How Do You Recover After the Loss of a Child? An Interview with Carol Kearns, Part One

Retired psychologist Carol Kearns talks about losing her daughter, Kristen, at age seven

Today in part one of a two-part interview, SevenPonds speaks with Carol Kearns, a retired psychologist who specialized in recent loss issues. Carol lost her own daughter, Kristen, when her daughter was seven years old, and has since dedicated her life to helping others through crisis and sudden loss for the past 30 years. She is the author of a memoir about loss, Sugar Cookies and a Nightmare.

Carol Kearns

Carol Kearns

Marissa: What made you want to write a memoir?

Carol: It wasn’t my idea. I was doing a lot of grief work with Elisabeth Kubler-Ross, who was the pioneer in the field of death and dying. When I was at the center one time working with her, she said I needed to write a book. I said, “You know, Elisabeth, I don’t write books. I don’t write. She said, “You need to write, just to tell your story.” When I first wrote this, Marissa, it was so emotional that I thought, “Oh my god, anybody going through their own loss doesn’t want to hear my story. They’ve got their own.” Then I put that aside and focused on getting my doctorate degree.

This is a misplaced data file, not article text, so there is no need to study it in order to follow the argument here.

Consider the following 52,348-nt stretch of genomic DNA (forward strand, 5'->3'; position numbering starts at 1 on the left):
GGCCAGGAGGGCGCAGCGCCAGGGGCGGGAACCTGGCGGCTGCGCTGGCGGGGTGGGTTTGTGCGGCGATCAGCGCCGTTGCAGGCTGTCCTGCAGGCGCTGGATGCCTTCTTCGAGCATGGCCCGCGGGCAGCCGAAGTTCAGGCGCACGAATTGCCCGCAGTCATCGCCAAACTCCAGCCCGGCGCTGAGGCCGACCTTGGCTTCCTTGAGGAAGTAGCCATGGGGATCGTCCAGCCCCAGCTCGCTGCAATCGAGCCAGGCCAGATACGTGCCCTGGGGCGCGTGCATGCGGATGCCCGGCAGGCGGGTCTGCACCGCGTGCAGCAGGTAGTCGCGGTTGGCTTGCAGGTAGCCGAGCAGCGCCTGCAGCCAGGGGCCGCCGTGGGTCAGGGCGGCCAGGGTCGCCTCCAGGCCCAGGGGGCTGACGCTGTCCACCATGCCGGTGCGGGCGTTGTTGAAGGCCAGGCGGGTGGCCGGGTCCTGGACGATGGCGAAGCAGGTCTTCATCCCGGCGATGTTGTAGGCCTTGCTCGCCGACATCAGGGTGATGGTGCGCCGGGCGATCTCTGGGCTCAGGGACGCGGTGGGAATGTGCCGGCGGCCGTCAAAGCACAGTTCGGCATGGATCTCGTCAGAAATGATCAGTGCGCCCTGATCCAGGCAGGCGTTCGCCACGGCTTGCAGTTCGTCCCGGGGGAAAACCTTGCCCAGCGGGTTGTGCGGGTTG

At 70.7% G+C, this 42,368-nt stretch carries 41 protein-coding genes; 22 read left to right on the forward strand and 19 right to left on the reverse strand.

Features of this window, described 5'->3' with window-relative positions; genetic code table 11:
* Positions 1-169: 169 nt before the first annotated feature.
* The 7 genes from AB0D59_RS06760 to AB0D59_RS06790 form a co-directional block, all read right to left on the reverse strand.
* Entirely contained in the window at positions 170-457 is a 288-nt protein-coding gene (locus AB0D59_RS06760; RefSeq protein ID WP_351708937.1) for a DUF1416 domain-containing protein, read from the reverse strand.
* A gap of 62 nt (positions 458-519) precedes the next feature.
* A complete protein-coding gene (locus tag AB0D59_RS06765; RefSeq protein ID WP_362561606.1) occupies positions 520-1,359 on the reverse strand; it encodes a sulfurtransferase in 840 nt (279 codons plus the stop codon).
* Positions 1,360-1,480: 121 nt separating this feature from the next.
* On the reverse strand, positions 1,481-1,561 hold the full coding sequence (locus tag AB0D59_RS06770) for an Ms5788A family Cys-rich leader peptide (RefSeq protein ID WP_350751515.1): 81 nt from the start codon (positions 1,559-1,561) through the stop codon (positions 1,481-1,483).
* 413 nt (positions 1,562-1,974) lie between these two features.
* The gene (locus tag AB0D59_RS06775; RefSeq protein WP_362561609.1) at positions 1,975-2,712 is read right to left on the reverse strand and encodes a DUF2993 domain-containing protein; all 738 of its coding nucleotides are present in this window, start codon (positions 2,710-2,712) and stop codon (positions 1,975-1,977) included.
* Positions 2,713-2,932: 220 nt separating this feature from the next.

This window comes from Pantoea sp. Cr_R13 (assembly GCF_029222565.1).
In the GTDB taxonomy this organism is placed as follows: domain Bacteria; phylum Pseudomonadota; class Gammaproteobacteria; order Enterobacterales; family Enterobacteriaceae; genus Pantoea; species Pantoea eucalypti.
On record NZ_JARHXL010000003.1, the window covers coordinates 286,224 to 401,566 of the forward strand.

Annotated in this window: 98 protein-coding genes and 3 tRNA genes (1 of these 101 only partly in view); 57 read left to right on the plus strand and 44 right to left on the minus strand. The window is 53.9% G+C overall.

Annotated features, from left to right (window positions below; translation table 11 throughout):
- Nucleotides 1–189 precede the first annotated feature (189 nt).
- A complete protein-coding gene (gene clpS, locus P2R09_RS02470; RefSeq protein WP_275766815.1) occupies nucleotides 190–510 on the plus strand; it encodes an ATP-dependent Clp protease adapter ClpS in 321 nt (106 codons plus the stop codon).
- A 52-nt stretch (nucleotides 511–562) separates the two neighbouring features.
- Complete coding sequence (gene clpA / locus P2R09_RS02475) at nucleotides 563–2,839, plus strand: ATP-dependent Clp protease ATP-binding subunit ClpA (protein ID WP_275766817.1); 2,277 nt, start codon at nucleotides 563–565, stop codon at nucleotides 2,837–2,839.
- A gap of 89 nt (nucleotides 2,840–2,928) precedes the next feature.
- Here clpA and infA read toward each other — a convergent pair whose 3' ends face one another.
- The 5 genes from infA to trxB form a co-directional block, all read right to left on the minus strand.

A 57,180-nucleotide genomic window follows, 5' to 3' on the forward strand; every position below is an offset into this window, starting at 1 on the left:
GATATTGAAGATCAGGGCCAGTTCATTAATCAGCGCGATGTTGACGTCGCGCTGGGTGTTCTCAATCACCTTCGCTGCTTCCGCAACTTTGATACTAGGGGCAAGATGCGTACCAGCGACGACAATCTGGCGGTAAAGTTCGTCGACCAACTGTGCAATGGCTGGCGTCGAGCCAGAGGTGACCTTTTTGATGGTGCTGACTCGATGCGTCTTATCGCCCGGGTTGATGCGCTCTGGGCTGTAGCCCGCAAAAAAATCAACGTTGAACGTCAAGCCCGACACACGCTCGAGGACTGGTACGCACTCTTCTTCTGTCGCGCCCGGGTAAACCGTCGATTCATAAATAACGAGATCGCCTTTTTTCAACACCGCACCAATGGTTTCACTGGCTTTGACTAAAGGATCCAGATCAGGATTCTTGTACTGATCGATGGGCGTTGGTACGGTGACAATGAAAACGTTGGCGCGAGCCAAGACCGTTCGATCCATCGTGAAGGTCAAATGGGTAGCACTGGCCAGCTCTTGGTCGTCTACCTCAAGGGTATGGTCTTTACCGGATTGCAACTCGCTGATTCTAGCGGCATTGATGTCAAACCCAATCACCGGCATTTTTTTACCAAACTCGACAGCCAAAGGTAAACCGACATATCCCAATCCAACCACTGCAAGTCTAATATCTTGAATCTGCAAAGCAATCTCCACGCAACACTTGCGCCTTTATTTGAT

Elisabeth, every time I saw her, would say, “How’s your book going?” I’m like “Oh, it’s going along fine!” (laughs). Then I went back to the drawing board, and I wrote this book that I thought was fabulous, and I was very excited to show her the manuscript. She was at this point really sick. She had suffered a series of strokes, which left her semi-paralyzed. She needed some help, so I visited her, proudly bringing along my new manuscript, because I thought she was going to love it, love it. After about a couple weeks when I was getting ready to leave, I said, “I’m gonna write down your recipe for sugar cookies,” because she had these famous sugar cookies. She said, “Carol, do you mind if I’m really blunt about your book?” I said “No, no, fine. Go ahead.” She said, “You do not sound like a mother who has lost a child. You sound like a psychologist. You have taken a story that’s black, and you have made it pink and blue. You need to go back and write the nightmare.”